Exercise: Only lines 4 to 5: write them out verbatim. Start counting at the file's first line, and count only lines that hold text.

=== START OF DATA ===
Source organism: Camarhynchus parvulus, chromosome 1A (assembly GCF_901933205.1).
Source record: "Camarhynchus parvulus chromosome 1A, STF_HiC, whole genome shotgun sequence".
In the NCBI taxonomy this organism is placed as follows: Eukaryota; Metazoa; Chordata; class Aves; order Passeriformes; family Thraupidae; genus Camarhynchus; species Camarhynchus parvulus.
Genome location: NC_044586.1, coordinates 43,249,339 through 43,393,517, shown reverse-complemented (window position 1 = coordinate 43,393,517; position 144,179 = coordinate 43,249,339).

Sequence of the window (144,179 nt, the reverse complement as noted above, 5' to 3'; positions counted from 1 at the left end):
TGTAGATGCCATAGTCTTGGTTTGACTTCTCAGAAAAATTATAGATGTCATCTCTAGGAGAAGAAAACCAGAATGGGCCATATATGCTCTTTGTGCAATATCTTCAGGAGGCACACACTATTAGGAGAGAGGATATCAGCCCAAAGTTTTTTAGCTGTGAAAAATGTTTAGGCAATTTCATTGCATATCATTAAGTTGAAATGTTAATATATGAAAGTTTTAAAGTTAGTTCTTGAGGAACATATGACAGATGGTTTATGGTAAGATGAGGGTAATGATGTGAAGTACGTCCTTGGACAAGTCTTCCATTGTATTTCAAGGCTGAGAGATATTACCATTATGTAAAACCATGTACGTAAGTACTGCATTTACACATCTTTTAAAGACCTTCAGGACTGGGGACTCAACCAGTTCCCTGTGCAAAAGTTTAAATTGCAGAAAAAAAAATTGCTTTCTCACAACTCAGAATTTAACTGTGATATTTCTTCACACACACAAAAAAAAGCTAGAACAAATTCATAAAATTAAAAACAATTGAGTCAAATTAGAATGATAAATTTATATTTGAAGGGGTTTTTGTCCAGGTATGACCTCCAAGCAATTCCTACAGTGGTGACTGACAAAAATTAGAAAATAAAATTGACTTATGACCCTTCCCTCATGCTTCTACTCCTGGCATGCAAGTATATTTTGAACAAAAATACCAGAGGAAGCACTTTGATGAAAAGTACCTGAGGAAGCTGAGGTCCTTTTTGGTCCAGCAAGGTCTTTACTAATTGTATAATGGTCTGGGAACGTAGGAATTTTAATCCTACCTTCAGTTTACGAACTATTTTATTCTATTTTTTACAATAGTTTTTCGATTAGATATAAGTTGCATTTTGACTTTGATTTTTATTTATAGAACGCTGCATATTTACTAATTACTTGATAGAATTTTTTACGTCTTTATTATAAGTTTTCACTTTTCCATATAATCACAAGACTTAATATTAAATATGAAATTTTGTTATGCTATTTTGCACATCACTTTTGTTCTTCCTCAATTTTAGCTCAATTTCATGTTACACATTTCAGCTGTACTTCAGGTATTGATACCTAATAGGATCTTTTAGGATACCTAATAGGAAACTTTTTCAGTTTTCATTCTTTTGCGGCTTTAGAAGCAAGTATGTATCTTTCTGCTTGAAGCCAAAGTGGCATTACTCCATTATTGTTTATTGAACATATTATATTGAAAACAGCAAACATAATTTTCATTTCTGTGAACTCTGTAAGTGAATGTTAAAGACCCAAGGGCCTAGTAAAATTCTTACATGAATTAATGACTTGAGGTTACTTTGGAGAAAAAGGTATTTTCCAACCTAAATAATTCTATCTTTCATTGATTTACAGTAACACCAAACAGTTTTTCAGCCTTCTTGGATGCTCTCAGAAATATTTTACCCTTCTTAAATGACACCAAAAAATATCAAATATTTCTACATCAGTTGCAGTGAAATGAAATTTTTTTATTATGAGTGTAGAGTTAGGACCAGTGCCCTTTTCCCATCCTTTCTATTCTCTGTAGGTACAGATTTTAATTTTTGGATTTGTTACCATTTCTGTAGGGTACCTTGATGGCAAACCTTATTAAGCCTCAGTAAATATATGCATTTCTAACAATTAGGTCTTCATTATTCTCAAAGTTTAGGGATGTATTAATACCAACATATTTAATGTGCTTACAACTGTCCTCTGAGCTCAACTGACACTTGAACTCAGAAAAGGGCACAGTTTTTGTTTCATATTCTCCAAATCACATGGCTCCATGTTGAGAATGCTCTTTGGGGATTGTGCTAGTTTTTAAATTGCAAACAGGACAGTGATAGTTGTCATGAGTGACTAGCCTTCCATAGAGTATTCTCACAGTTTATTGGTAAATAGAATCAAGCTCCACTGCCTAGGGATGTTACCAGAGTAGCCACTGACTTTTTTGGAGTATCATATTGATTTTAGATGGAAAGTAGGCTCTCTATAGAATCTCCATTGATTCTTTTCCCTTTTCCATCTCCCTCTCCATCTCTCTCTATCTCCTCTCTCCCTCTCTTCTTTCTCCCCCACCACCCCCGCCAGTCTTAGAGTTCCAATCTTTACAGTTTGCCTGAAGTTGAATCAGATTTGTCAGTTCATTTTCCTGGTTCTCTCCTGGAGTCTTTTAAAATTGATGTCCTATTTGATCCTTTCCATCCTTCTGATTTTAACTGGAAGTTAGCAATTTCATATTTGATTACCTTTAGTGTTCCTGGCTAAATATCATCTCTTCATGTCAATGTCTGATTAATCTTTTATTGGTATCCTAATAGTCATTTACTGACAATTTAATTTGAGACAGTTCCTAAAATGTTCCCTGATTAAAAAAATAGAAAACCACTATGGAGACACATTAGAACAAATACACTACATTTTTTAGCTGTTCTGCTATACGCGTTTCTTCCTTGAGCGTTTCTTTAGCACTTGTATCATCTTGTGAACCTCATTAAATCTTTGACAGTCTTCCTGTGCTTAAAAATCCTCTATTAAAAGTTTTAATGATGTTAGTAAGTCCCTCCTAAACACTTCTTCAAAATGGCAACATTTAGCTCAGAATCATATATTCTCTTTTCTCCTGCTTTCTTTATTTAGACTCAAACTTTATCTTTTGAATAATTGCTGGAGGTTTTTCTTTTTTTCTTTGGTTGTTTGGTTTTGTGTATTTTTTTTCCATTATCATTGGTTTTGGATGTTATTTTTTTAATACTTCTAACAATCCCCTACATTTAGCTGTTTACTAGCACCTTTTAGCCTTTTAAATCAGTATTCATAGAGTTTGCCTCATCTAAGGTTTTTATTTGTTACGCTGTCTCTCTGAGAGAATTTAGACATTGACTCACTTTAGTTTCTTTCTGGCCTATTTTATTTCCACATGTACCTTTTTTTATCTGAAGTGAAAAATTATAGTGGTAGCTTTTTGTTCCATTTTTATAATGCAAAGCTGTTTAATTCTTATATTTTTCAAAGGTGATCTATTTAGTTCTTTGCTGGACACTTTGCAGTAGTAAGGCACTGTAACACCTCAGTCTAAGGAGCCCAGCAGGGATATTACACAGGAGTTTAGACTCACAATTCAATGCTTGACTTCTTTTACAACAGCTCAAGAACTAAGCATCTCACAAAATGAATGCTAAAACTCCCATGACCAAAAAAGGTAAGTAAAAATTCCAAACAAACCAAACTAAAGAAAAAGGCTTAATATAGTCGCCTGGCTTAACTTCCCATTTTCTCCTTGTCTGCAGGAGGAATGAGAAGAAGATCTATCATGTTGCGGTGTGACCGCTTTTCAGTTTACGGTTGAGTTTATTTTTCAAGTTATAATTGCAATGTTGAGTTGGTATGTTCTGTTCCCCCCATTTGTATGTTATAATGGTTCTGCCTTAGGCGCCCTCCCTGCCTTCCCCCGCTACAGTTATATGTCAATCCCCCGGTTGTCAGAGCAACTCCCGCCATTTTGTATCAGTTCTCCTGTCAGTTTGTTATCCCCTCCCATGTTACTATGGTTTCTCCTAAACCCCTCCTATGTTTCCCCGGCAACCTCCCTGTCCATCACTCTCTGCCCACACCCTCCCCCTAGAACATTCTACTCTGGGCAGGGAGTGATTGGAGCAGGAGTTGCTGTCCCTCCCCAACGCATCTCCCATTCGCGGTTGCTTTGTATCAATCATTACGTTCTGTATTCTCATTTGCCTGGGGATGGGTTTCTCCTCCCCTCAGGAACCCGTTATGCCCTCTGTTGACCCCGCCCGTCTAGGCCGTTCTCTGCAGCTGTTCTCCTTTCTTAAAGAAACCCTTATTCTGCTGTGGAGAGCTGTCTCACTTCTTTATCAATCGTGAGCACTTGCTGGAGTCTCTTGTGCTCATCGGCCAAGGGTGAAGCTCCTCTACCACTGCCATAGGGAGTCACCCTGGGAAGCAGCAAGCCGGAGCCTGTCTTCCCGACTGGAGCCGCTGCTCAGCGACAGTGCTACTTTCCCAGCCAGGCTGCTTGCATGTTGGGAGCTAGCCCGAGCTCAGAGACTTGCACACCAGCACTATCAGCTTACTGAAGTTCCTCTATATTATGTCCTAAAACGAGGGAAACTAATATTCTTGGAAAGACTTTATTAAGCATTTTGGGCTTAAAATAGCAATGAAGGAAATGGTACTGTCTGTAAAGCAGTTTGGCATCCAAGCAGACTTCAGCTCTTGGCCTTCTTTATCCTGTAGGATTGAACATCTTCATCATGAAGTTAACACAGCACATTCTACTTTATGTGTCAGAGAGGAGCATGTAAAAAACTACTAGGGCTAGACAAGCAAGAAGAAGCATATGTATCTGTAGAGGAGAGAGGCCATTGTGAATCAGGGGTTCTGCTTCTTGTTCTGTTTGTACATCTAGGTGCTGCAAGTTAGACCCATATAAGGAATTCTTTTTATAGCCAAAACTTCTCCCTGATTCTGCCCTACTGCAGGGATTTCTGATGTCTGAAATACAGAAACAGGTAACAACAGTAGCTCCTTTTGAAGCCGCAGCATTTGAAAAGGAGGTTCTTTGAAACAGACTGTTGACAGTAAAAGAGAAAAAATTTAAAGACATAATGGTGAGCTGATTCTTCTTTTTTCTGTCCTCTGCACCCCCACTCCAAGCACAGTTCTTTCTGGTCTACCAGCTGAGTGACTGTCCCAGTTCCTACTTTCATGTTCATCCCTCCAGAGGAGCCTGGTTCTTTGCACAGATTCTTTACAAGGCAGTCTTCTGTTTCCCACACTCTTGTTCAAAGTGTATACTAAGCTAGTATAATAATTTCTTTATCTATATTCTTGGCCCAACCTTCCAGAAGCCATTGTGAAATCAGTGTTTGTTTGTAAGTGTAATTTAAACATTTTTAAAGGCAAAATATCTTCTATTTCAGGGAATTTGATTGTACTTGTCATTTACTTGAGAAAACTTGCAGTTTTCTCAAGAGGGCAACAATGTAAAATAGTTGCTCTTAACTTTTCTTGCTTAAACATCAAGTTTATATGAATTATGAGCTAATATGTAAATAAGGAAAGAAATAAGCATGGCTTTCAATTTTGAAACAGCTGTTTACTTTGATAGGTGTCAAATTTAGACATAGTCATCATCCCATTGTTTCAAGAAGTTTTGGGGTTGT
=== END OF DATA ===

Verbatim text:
Genome location: NC_044586.1, coordinates 43,249,339 through 43,393,517, shown reverse-complemented (window position 1 = coordinate 43,393,517; position 144,179 = coordinate 43,249,339).

Sequence of the window (144,179 nt, the reverse complement as noted above, 5' to 3'; positions counted from 1 at the left end):